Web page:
For the second time at this year’s Glorious Goodwood, it was all about Tom Queally, Sir Henry Cecil and Prince Khalid Abdullah.
Three days after they were toasting Frankel’s sensational victory in the QIPCO Sussex Stakes, they were the centre of attention again as Midday made history by winning the Group 1 Nassau Stakes for the third time - and third time in three years at that.
No horse has done that before and you’d bet on it being a long, long time before another repeats the feat.
The crowd raised the roof as their favourite filly held off main challenger Snow Fairy, ridden by Frankie Dettori, with a bit to spare.
It was a fittingly upbeat end to a memorable festival as the sun came out for another huge crowd - although the day was overshadowed by two nasty incidents - a collision which saw three horses and jockeys come a cropper in the second race and left former champion jockey Ryan Moore in hospital with a broken shoulder and a runaway horse who flattened a groom, Tim Jarvis, and left him also needing to go to hospital.
Midday held her Nassau crown by two lengths from Snow Fairy. It was her sixth Group 1 race and trainer Cecil is now thinking of aiming her at the Yorkshire Oaks - and possibly the culmination of the QIPCO British Champions’ Series at Ascot in October.
Cecil added: “I was delighted with her today, it was a great achievement on her part.
“She quickened up well and hopefully she will go for the Yorkshire Oaks but I’ll feel my way with her. She will tell us what we should do.
“She was beaten by a good filly (Misty For Me) in Ireland and even though she’s won so many Group Ones, I think she is genuinely unlucky not to have won two or three more.”
Queally added: “She’s the queen of Goodwood now. She loves it here. She’s very special, she’s special to me and everyone at the yard. She’s a sweetheart.
“What a week - it’s been brilliant. I was conscious that Frankie (Dettori) was thereabouts (on Snow Fairy) but I just gave her a smack and made her mind up for her.”
The day’s other big race, and in fact the final card’s greatest spectacle, the Blue Square Stewards’ Cup, was taken by Kieren Fallon on Hoof It.
Mick Easterby’s runner was carrying a 6lb penalty following success at York and was forced to concede weight to each of his rivals. But having been covered up in the middle of the pack early, Fallon produced his mount to lead in the last of the six furlongs and he was never in danger of being caught.
The 13/2 joint-favourite won by two-and-a-half lengths over Tax Free at the line. The other joint-favourite, Mac’s Power, was third.
Fallon said: “He’s done nothing but improve. Mick walked the course this morning and he told me to go to the far side so it made my job easier. I think he will be (a Group One horse).”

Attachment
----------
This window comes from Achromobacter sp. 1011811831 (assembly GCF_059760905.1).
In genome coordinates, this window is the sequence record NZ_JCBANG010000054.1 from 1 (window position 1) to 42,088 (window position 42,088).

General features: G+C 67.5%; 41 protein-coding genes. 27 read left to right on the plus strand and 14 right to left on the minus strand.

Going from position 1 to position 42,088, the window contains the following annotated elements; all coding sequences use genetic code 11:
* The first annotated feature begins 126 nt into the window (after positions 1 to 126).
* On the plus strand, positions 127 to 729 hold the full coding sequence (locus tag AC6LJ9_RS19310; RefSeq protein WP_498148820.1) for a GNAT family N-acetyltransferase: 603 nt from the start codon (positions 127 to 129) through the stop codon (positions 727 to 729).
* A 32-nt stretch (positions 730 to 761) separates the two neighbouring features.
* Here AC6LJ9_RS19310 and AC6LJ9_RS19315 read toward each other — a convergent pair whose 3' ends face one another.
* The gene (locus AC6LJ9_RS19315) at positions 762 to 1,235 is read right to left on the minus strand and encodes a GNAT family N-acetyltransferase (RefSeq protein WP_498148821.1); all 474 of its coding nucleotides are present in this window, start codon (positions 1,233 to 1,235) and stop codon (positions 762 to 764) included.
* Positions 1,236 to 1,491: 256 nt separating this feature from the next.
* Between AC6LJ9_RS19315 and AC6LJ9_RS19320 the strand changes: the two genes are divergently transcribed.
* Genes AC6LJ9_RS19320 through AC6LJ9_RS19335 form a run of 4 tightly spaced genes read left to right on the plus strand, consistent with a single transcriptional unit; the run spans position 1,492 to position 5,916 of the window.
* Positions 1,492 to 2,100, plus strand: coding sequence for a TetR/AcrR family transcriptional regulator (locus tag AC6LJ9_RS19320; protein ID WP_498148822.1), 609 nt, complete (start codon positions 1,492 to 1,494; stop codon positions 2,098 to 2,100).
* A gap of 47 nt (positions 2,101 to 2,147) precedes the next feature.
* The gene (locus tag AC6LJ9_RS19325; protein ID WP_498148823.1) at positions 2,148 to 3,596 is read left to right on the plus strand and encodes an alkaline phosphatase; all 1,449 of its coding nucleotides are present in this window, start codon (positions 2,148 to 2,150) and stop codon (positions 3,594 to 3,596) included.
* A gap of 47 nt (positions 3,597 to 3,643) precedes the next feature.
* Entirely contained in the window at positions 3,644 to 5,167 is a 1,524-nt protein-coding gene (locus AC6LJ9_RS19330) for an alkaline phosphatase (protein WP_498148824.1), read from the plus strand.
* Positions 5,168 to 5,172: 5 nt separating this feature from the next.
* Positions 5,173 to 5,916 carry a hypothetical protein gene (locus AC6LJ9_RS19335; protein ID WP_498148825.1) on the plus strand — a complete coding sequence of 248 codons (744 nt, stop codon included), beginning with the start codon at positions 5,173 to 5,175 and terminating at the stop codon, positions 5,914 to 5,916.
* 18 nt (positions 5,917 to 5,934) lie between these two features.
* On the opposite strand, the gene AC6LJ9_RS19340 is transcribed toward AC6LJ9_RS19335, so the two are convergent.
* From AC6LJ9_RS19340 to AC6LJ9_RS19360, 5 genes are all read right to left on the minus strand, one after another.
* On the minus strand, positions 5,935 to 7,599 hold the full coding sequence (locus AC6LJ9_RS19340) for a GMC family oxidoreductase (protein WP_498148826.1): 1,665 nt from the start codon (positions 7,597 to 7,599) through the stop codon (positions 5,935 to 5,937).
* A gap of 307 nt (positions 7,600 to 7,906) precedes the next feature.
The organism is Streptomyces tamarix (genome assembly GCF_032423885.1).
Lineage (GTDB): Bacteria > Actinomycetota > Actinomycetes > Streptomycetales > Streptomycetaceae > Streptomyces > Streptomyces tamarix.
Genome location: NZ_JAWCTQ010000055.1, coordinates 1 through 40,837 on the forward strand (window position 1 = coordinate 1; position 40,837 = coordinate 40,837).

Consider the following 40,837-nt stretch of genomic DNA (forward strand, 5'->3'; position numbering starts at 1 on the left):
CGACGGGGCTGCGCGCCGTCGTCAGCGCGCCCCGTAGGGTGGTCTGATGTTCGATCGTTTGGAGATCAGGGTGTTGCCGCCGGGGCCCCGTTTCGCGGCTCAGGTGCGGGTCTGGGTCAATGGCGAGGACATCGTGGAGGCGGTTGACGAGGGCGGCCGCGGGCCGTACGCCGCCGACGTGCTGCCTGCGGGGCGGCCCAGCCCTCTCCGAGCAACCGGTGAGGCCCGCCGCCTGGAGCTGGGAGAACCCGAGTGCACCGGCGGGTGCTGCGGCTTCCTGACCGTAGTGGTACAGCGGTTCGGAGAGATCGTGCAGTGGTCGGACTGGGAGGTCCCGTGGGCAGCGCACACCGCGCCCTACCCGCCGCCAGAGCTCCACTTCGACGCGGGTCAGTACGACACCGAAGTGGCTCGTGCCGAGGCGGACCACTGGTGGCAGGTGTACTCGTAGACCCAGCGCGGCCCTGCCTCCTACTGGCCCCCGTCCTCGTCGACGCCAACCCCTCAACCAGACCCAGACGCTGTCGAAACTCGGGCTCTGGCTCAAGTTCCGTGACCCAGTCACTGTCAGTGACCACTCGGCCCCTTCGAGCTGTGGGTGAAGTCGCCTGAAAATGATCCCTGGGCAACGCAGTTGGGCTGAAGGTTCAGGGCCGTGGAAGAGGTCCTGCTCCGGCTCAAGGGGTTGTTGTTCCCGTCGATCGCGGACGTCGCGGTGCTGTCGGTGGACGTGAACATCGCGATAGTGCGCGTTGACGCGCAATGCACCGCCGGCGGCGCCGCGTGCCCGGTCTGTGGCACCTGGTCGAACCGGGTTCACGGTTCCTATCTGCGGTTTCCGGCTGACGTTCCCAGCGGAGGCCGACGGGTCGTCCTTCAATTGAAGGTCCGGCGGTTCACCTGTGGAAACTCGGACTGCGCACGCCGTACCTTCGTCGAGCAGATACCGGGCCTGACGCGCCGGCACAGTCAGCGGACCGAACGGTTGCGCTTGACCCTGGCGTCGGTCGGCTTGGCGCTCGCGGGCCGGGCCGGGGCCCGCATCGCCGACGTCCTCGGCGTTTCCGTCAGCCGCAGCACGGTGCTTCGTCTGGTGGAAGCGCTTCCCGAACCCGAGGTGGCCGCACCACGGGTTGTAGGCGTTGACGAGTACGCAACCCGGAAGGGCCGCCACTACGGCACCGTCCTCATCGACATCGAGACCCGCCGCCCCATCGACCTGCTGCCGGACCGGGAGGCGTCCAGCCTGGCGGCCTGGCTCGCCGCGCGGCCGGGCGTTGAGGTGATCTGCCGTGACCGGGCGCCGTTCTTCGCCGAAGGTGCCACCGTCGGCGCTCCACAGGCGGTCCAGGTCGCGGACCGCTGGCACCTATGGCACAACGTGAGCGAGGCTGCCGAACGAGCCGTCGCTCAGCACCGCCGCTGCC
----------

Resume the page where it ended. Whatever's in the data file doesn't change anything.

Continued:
Hoof It is jointly owned by golfer Lee Westwood.
If the day’s two big races were the high points, they were somewhat overshadowed by serious injuries suffered by Sussex-based rider Moore and stable lad Tim Jarvis in separate incidents.
Moore was hurt during the The Toyo Tires Summer Stakes when Captain John Nixon broke down, suffering a serious injury and bringing down rivals Activate and Verdant.
Activate’s rider Jamie Spencer was soon back on his feet, although did retire hurt after riding one more race, but Moore, who rode Verdant, laid on the turf for some time before being loaded into an ambulance and taken to St Richard’s Hospital, from where it was reported he had suffered a broken shoulder and broken thumb and would probably miss the rest of the season.
In the remainder of the race, Icon Dream was on the front end for a long time and put up a bold bid for victory but he was mowed down late on by the Robert Mills-trained 12-1 shot Petara Bay, ridden by Sussex-based Jim Crowley.
There was similarly unwelcome drama before the sixth race, the Best Western Horses Help Heroes Nursery Stakes, when Kieren Fallon’s mount Multi Blessing shook him off and ran loose.
He sprinted along the straight and past the finishing line, ploughing straight into Jarvis, son of trainer Alan Jarvis, one of a group of grooms who had gathered in the hope of stopping him. The groom lied prone and was quickly attended to by paramedics, while the emergency ambulance that had been stationed at the start was driven along the track.
He was unconscious for a while but came to and was treated for ten minutes or so before being taken to St Richard’s, at which point the race could get under way.
When it did, George Baker on Bayleyf took the prize, beating Es Que Love, whose second place was the latest in a series of such placings for Sebastian de Sousa.
The other three races may have been drama-free by comparison but were absorbing enough contests.
Son Of The Cat posted a comfortable victory in the bluesquare.com Stewards’ Sprint Stakes, the opening event on the final day.
The so-called consolation prize for horses that failed to make the cut in the Stewards’ Cup proved very one-sided in the closing stages as Franny Norton only had to push out Son Of The Cat to score by a length and three-quarters from Confessional.
The fifth race of the day saw more Sussex success as stalwart Arundel trainer John Dunlop enjoyed his first win of the festival, watching Richard Hills ride Nawwaar first home in the Overtones EBF Schiaparelli Maiden Stakes.
The final contest of the 35 seen during Glorious was the Telegraph Apprentice Stakes and it was claimed by Kieran O’Neill on Albaqaa (10/1). Runner-up was Patrick Hills on Night Lily.
Don’t miss the Chichester Observer on Thursday for a full look back at Glorious 2011.